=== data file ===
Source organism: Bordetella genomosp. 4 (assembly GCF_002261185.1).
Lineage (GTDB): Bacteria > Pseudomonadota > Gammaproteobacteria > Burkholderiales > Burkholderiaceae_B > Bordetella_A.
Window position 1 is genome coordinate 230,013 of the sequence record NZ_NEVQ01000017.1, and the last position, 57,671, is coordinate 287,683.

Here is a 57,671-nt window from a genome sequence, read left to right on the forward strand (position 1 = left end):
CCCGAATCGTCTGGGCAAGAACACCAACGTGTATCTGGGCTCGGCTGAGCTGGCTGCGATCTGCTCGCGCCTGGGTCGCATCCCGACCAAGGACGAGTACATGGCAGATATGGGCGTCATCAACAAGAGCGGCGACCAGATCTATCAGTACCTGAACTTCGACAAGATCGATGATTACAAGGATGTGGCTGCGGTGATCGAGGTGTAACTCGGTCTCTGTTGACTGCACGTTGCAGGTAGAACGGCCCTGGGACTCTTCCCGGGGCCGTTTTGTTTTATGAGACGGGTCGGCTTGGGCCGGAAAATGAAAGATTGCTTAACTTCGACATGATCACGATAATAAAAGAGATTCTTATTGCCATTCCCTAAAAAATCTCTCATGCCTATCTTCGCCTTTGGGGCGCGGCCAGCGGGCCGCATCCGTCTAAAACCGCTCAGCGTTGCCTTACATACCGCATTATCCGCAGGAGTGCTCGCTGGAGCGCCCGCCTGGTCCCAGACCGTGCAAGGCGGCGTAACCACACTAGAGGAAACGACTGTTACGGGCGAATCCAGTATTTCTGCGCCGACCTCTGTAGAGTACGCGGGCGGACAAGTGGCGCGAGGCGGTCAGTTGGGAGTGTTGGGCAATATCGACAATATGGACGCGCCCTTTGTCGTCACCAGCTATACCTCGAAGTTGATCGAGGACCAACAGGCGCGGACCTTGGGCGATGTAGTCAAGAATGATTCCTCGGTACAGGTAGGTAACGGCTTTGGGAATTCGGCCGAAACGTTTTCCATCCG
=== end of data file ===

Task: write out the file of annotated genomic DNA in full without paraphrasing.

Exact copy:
Source organism: Bordetella genomosp. 4 (assembly GCF_002261185.1).
Lineage (GTDB): Bacteria > Pseudomonadota > Gammaproteobacteria > Burkholderiales > Burkholderiaceae_B > Bordetella_A.
Window position 1 is genome coordinate 230,013 of the sequence record NZ_NEVQ01000017.1, and the last position, 57,671, is coordinate 287,683.

Here is a 57,671-nt window from a genome sequence, read left to right on the forward strand (position 1 = left end):
CCCGAATCGTCTGGGCAAGAACACCAACGTGTATCTGGGCTCGGCTGAGCTGGCTGCGATCTGCTCGCGCCTGGGTCGCATCCCGACCAAGGACGAGTACATGGCAGATATGGGCGTCATCAACAAGAGCGGCGACCAGATCTATCAGTACCTGAACTTCGACAAGATCGATGATTACAAGGATGTGGCTGCGGTGATCGAGGTGTAACTCGGTCTCTGTTGACTGCACGTTGCAGGTAGAACGGCCCTGGGACTCTTCCCGGGGCCGTTTTGTTTTATGAGACGGGTCGGCTTGGGCCGGAAAATGAAAGATTGCTTAACTTCGACATGATCACGATAATAAAAGAGATTCTTATTGCCATTCCCTAAAAAATCTCTCATGCCTATCTTCGCCTTTGGGGCGCGGCCAGCGGGCCGCATCCGTCTAAAACCGCTCAGCGTTGCCTTACATACCGCATTATCCGCAGGAGTGCTCGCTGGAGCGCCCGCCTGGTCCCAGACCGTGCAAGGCGGCGTAACCACACTAGAGGAAACGACTGTTACGGGCGAATCCAGTATTTCTGCGCCGACCTCTGTAGAGTACGCGGGCGGACAAGTGGCGCGAGGCGGTCAGTTGGGAGTGTTGGGCAATATCGACAATATGGACGCGCCCTTTGTCGTCACCAGCTATACCTCGAAGTTGATCGAGGACCAACAGGCGCGGACCTTGGGCGATGTAGTCAAGAATGATTCCTCGGTACAGGTAGGTAACGGCTTTGGGAATTCGGCCGAAACGTTTTCCATCCG